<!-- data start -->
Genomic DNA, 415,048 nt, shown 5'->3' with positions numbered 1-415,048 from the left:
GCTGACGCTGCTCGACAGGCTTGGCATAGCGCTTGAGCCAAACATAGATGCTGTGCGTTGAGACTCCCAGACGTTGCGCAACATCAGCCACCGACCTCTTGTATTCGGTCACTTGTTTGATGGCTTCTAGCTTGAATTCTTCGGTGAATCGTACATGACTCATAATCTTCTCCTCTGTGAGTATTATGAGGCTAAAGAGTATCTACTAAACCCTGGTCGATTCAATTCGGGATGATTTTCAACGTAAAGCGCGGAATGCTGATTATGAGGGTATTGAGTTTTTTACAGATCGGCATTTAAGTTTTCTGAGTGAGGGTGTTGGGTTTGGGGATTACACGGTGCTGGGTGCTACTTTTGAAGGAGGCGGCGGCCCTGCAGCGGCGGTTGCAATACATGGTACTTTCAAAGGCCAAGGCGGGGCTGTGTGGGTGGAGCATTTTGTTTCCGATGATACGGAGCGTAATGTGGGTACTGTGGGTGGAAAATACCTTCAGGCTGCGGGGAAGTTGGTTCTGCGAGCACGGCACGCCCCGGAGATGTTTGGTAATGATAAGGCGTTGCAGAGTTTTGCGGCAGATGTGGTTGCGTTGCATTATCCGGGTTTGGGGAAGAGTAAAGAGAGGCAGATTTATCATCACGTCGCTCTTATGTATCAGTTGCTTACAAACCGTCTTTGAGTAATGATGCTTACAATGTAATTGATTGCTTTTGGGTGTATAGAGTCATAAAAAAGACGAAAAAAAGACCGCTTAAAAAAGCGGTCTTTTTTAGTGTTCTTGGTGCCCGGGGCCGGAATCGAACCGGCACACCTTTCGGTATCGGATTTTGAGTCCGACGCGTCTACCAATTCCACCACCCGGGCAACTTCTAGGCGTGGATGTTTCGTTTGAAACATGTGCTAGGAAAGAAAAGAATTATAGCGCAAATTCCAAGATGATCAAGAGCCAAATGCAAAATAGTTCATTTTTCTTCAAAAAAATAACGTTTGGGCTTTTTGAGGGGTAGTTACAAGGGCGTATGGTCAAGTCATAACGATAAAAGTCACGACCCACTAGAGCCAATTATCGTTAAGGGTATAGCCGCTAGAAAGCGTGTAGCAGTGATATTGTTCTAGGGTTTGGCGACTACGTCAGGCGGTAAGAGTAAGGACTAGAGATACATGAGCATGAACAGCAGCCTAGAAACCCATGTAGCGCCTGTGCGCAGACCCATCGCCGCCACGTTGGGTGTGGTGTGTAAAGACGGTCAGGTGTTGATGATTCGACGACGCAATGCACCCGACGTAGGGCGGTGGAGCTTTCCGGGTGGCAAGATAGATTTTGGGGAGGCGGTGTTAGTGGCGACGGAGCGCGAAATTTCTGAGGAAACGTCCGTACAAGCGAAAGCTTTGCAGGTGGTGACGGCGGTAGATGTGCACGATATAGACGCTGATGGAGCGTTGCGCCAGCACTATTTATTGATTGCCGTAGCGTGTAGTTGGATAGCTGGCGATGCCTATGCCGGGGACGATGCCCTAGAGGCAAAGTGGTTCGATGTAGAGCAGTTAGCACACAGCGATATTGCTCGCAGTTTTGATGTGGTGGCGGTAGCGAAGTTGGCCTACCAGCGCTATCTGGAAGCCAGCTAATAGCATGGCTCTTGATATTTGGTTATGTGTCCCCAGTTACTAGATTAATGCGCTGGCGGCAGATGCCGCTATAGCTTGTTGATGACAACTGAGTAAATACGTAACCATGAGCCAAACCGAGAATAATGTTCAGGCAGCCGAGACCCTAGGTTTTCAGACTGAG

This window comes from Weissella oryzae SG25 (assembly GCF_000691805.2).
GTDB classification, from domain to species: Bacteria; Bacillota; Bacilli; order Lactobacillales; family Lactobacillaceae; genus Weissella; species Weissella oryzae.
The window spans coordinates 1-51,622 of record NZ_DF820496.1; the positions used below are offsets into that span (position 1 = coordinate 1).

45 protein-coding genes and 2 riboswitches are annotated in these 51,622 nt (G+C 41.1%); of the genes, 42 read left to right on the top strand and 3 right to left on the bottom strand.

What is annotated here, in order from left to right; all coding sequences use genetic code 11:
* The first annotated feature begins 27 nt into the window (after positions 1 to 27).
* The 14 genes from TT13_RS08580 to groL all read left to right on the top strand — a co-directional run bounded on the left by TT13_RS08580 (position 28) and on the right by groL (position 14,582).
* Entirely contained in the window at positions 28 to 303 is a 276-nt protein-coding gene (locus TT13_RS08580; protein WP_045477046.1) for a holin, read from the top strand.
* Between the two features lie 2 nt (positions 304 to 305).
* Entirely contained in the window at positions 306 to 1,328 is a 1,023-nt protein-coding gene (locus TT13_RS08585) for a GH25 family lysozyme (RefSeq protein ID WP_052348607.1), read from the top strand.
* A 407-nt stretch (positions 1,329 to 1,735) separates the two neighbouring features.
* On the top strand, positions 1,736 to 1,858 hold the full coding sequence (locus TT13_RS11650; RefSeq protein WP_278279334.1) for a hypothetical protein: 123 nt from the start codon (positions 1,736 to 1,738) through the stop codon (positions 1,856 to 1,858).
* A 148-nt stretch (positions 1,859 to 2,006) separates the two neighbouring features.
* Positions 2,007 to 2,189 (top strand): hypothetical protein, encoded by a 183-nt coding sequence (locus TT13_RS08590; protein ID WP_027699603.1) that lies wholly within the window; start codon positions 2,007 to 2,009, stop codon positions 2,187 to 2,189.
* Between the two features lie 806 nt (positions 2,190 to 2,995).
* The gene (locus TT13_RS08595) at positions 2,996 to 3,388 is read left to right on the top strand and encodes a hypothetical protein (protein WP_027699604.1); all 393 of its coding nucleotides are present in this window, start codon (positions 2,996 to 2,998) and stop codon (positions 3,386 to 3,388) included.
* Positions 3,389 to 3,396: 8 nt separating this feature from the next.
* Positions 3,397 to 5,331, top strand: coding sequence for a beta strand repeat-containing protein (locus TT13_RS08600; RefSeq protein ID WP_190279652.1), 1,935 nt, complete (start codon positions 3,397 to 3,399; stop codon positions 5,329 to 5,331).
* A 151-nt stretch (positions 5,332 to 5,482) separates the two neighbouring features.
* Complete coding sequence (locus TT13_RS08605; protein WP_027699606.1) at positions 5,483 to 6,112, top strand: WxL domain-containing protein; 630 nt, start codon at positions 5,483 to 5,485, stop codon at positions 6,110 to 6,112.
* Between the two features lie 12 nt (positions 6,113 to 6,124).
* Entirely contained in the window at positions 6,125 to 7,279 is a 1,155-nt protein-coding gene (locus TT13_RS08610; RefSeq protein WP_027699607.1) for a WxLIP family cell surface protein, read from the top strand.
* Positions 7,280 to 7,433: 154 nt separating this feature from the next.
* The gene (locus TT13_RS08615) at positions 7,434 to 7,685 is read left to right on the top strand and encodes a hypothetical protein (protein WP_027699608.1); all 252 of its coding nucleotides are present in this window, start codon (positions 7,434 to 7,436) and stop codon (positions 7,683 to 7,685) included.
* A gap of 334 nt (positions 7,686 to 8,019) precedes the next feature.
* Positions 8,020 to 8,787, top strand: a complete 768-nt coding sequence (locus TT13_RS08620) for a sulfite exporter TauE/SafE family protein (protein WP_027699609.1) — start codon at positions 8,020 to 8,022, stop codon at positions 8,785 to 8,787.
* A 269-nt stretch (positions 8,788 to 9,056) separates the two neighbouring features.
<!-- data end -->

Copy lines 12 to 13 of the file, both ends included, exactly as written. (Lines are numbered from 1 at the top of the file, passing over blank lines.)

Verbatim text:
* Entirely contained in the window at positions 306 to 1,328 is a 1,023-nt protein-coding gene (locus TT13_RS08585) for a GH25 family lysozyme (RefSeq protein ID WP_052348607.1), read from the top strand.
* A 407-nt stretch (positions 1,329 to 1,735) separates the two neighbouring features.